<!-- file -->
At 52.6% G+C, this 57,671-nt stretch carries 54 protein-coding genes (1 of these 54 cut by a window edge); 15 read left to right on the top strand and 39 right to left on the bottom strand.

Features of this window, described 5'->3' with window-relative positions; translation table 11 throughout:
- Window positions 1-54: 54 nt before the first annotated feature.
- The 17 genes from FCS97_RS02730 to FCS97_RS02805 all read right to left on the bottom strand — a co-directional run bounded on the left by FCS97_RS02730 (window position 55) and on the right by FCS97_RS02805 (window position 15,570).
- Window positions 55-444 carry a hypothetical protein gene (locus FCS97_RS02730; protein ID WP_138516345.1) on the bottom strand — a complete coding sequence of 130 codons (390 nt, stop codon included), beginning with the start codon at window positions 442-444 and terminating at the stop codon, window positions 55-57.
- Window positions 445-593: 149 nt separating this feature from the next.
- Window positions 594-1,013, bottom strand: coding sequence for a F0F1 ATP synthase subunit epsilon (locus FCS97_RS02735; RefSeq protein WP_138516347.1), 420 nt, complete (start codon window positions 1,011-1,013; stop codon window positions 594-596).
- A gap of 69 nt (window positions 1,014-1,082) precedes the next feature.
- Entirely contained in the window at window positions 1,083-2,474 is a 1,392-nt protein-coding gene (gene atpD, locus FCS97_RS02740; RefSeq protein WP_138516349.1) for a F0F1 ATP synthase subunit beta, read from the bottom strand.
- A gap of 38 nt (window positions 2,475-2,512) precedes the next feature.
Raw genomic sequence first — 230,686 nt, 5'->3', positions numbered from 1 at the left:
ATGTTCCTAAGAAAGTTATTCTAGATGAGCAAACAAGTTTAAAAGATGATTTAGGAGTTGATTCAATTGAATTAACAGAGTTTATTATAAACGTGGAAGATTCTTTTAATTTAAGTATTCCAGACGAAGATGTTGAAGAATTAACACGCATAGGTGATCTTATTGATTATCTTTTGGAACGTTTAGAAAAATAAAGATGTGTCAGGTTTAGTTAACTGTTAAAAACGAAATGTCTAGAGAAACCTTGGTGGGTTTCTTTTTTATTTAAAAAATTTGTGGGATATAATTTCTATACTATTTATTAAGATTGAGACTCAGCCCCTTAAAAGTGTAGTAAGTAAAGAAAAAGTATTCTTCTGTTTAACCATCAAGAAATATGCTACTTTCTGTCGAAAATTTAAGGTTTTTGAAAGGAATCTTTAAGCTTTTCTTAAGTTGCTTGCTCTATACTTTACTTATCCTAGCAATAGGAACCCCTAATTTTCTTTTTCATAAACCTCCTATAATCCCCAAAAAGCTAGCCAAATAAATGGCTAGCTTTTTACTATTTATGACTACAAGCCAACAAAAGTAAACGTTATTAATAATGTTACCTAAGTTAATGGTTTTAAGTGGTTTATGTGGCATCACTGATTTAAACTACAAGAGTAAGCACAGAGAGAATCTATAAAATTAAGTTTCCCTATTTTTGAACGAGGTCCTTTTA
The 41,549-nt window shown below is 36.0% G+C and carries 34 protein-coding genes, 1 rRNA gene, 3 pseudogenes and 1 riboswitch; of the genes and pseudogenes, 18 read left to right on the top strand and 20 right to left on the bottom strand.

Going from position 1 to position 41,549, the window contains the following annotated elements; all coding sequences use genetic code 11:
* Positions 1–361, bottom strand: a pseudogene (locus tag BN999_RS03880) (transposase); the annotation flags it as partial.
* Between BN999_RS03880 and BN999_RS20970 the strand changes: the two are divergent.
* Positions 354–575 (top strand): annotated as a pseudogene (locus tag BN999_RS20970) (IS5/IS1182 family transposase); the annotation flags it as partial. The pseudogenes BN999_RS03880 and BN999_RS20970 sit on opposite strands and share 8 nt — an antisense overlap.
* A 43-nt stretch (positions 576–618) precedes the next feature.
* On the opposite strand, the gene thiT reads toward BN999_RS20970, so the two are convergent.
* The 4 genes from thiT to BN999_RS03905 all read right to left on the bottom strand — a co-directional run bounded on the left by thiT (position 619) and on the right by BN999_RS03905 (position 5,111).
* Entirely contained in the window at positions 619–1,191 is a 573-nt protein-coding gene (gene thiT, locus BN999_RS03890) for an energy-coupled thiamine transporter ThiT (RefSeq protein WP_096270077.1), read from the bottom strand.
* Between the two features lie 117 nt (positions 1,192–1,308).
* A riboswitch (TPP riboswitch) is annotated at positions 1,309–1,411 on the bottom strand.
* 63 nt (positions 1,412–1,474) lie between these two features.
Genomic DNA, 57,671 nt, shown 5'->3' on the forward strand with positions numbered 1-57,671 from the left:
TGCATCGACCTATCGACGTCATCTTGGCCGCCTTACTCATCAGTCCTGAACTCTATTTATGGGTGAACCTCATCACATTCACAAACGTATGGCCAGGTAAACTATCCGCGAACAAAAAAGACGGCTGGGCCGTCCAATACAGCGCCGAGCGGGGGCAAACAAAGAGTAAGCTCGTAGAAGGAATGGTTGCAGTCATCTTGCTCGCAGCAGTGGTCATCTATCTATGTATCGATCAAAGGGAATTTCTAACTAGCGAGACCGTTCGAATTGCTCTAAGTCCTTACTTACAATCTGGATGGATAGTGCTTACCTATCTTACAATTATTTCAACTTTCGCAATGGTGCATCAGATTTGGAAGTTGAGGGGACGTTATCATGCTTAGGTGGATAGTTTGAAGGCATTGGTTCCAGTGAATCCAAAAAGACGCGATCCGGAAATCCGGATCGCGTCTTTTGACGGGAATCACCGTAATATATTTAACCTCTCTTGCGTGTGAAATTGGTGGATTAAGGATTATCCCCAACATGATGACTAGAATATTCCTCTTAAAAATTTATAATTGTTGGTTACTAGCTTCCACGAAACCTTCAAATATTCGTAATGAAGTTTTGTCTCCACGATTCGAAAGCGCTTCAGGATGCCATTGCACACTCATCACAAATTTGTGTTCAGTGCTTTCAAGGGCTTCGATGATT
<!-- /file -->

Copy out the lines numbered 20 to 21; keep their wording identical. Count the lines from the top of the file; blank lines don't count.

* The 4 genes from thiT to BN999_RS03905 all read right to left on the bottom strand — a co-directional run bounded on the left by thiT (position 619) and on the right by BN999_RS03905 (position 5,111).
* Entirely contained in the window at positions 619–1,191 is a 573-nt protein-coding gene (gene thiT, locus BN999_RS03890) for an energy-coupled thiamine transporter ThiT (RefSeq protein WP_096270077.1), read from the bottom strand.